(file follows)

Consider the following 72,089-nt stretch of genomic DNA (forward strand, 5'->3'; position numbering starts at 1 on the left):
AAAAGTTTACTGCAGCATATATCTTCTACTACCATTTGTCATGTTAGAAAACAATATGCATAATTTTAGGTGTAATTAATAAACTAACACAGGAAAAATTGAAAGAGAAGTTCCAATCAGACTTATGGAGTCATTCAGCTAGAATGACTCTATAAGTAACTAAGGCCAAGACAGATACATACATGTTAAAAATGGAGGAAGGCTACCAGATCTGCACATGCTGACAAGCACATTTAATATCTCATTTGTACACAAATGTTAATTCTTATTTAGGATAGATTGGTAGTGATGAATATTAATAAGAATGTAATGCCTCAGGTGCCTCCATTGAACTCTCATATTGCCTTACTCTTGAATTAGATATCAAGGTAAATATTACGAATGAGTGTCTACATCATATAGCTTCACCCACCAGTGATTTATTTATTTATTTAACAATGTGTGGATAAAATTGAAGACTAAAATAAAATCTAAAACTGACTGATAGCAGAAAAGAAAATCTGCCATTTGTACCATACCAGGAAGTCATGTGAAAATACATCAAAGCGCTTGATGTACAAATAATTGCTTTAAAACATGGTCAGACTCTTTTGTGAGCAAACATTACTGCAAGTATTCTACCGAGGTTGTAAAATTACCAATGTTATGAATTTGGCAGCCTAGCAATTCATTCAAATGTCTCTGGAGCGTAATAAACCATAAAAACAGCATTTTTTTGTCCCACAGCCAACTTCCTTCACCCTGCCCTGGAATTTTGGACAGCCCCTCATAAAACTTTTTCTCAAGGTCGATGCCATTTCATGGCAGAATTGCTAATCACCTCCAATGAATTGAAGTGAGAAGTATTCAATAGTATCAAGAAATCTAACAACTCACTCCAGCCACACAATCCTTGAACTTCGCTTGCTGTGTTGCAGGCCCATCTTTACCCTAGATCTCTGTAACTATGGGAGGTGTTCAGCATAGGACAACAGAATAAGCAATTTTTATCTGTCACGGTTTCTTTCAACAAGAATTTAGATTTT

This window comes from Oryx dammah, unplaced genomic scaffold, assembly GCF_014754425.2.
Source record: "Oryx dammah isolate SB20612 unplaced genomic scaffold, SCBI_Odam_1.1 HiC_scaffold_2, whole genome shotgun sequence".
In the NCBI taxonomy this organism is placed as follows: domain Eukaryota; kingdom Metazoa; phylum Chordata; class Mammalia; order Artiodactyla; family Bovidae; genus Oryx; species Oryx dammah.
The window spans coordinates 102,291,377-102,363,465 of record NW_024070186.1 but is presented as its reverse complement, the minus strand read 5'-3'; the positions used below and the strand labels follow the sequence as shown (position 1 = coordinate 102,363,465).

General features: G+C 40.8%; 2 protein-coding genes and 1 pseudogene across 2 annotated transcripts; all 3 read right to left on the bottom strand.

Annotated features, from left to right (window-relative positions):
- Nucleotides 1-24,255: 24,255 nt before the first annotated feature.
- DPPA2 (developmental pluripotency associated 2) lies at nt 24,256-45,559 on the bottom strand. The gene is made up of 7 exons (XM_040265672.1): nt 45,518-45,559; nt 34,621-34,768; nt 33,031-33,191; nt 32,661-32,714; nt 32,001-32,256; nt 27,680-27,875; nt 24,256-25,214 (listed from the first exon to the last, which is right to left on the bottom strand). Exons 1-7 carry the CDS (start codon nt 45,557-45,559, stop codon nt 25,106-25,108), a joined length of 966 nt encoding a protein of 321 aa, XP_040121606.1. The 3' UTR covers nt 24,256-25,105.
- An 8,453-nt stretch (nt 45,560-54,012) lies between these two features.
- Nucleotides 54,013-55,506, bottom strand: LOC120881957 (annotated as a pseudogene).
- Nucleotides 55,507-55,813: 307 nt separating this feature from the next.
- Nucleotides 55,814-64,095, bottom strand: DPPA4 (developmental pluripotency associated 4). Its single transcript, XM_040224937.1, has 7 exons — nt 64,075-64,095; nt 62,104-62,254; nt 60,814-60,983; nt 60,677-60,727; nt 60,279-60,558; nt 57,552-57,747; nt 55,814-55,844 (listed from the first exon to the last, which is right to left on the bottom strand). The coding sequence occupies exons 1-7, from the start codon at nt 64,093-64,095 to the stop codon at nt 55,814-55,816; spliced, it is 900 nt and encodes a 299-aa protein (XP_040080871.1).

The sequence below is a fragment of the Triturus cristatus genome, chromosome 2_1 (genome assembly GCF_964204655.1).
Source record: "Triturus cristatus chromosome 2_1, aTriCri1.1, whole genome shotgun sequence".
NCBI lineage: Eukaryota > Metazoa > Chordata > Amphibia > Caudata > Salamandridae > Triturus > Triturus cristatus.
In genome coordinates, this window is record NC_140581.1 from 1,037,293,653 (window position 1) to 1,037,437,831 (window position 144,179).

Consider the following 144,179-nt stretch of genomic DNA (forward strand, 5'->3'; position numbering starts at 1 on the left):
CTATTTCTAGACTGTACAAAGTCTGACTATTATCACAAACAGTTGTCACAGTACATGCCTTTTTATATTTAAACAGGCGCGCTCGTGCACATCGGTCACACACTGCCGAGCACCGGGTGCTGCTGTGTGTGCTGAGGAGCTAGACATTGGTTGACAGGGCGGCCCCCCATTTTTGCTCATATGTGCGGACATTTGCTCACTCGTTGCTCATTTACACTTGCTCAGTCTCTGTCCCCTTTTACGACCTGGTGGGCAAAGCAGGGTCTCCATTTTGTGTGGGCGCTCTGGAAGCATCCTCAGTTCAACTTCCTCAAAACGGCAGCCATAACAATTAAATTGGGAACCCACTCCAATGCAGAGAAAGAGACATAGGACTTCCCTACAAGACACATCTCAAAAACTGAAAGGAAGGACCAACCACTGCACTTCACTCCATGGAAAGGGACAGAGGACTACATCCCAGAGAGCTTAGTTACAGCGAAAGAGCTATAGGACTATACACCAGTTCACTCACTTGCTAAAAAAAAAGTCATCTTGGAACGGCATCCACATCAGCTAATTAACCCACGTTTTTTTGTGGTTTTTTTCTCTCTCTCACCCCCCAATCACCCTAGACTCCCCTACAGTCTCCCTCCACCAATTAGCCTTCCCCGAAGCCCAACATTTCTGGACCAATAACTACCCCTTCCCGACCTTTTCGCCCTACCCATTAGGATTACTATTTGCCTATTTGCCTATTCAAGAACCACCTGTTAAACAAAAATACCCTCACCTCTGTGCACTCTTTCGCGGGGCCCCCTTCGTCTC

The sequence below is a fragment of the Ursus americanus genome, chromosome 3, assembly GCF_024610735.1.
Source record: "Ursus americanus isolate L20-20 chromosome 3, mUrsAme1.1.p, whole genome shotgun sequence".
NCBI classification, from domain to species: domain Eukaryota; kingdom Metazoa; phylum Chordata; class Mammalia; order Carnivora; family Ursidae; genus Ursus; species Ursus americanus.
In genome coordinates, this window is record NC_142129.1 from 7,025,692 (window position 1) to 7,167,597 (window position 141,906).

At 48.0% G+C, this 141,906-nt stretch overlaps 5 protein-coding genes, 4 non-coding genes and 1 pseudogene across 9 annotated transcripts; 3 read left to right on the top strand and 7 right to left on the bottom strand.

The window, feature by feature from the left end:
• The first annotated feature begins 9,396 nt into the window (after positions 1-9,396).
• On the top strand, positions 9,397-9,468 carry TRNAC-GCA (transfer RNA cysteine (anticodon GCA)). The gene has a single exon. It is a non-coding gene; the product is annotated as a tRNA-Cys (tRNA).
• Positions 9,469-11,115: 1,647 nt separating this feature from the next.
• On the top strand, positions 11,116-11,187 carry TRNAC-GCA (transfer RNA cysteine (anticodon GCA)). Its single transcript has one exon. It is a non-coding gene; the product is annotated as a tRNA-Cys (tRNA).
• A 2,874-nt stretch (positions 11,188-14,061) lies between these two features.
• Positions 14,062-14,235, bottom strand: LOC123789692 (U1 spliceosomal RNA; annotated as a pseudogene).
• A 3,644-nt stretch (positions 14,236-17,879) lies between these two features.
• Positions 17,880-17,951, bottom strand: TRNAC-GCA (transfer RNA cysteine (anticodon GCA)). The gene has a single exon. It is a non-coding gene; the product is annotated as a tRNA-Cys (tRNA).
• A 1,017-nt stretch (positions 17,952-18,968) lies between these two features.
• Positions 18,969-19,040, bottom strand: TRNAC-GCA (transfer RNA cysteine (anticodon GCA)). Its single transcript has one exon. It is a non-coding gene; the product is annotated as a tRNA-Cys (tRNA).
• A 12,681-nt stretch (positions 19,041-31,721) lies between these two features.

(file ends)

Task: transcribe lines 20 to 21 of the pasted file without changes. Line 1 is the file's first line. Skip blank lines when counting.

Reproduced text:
CTATTTCTAGACTGTACAAAGTCTGACTATTATCACAAACAGTTGTCACAGTACATGCCTTTTTATATTTAAACAGGCGCGCTCGTGCACATCGGTCACACACTGCCGAGCACCGGGTGCTGCTGTGTGTGCTGAGGAGCTAGACATTGGTTGACAGGGCGGCCCCCCATTTTTGCTCATATGTGCGGACATTTGCTCACTCGTTGCTCATTTACACTTGCTCAGTCTCTGTCCCCTTTTACGACCTGGTGGGCAAAGCAGGGTCTCCATTTTGTGTGGGCGCTCTGGAAGCATCCTCAGTTCAACTTCCTCAAAACGGCAGCCATAACAATTAAATTGGGAACCCACTCCAATGCAGAGAAAGAGACATAGGACTTCCCTACAAGACACATCTCAAAAACTGAAAGGAAGGACCAACCACTGCACTTCACTCCATGGAAAGGGACAGAGGACTACATCCCAGAGAGCTTAGTTACAGCGAAAGAGCTATAGGACTATACACCAGTTCACTCACTTGCTAAAAAAAAAGTCATCTTGGAACGGCATCCACATCAGCTAATTAACCCACGTTTTTTTGTGGTTTTTTTCTCTCTCTCACCCCCCAATCACCCTAGACTCCCCTACAGTCTCCCTCCACCAATTAGCCTTCCCCGAAGCCCAACATTTCTGGACCAATAACTACCCCTTCCCGACCTTTTCGCCCTACCCATTAGGATTACTATTTGCCTATTTGCCTATTCAAGAACCACCTGTTAAACAAAAATACCCTCACCTCTGTGCACTCTTTCGCGGGGCCCCCTTCGTCTC

The sequence below is a fragment of the Ursus americanus genome, chromosome 3, assembly GCF_024610735.1.